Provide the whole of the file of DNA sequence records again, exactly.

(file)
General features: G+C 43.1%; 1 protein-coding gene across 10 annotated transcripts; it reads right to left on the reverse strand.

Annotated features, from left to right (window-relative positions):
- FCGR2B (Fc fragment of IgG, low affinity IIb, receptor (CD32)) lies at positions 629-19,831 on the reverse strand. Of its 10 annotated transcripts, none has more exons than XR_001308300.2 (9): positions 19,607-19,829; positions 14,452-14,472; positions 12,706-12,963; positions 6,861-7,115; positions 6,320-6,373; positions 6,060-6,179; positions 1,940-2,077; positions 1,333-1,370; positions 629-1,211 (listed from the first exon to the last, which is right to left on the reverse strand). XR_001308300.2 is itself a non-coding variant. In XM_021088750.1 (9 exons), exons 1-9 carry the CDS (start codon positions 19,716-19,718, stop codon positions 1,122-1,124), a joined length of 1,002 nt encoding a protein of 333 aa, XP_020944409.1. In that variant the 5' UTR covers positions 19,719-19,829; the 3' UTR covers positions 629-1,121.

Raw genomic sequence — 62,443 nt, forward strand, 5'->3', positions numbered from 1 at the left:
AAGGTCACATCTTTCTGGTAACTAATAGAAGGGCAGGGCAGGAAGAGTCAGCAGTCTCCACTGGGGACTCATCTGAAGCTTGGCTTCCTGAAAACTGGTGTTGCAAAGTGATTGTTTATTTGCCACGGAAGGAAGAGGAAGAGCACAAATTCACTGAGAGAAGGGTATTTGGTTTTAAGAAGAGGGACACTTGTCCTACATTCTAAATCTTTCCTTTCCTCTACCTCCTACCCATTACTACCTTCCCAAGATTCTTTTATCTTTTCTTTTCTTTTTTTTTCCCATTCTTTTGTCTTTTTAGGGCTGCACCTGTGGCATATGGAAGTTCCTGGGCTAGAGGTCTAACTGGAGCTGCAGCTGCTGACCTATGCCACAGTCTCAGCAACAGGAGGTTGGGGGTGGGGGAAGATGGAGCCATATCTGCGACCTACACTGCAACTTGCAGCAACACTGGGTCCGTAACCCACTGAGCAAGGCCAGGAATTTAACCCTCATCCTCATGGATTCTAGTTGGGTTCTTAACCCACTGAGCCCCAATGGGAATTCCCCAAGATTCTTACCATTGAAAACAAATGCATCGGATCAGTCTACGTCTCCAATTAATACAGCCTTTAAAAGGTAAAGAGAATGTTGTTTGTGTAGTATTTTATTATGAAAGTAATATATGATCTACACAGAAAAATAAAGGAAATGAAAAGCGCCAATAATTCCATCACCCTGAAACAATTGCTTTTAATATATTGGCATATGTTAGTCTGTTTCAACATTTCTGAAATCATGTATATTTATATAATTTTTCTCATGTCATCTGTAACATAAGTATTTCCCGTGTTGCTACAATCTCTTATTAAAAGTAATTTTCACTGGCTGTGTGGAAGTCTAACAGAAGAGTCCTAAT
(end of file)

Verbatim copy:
General features: G+C 43.1%; 1 protein-coding gene across 10 annotated transcripts; it reads right to left on the reverse strand.

Annotated features, from left to right (window-relative positions):
- FCGR2B (Fc fragment of IgG, low affinity IIb, receptor (CD32)) lies at positions 629-19,831 on the reverse strand. Of its 10 annotated transcripts, none has more exons than XR_001308300.2 (9): positions 19,607-19,829; positions 14,452-14,472; positions 12,706-12,963; positions 6,861-7,115; positions 6,320-6,373; positions 6,060-6,179; positions 1,940-2,077; positions 1,333-1,370; positions 629-1,211 (listed from the first exon to the last, which is right to left on the reverse strand). XR_001308300.2 is itself a non-coding variant. In XM_021088750.1 (9 exons), exons 1-9 carry the CDS (start codon positions 19,716-19,718, stop codon positions 1,122-1,124), a joined length of 1,002 nt encoding a protein of 333 aa, XP_020944409.1. In that variant the 5' UTR covers positions 19,719-19,829; the 3' UTR covers positions 629-1,121.

Raw genomic sequence — 62,443 nt, forward strand, 5'->3', positions numbered from 1 at the left:
AAGGTCACATCTTTCTGGTAACTAATAGAAGGGCAGGGCAGGAAGAGTCAGCAGTCTCCACTGGGGACTCATCTGAAGCTTGGCTTCCTGAAAACTGGTGTTGCAAAGTGATTGTTTATTTGCCACGGAAGGAAGAGGAAGAGCACAAATTCACTGAGAGAAGGGTATTTGGTTTTAAGAAGAGGGACACTTGTCCTACATTCTAAATCTTTCCTTTCCTCTACCTCCTACCCATTACTACCTTCCCAAGATTCTTTTATCTTTTCTTTTCTTTTTTTTTCCCATTCTTTTGTCTTTTTAGGGCTGCACCTGTGGCATATGGAAGTTCCTGGGCTAGAGGTCTAACTGGAGCTGCAGCTGCTGACCTATGCCACAGTCTCAGCAACAGGAGGTTGGGGGTGGGGGAAGATGGAGCCATATCTGCGACCTACACTGCAACTTGCAGCAACACTGGGTCCGTAACCCACTGAGCAAGGCCAGGAATTTAACCCTCATCCTCATGGATTCTAGTTGGGTTCTTAACCCACTGAGCCCCAATGGGAATTCCCCAAGATTCTTACCATTGAAAACAAATGCATCGGATCAGTCTACGTCTCCAATTAATACAGCCTTTAAAAGGTAAAGAGAATGTTGTTTGTGTAGTATTTTATTATGAAAGTAATATATGATCTACACAGAAAAATAAAGGAAATGAAAAGCGCCAATAATTCCATCACCCTGAAACAATTGCTTTTAATATATTGGCATATGTTAGTCTGTTTCAACATTTCTGAAATCATGTATATTTATATAATTTTTCTCATGTCATCTGTAACATAAGTATTTCCCGTGTTGCTACAATCTCTTATTAAAAGTAATTTTCACTGGCTGTGTGGAAGTCTAACAGAAGAGTCCTAAT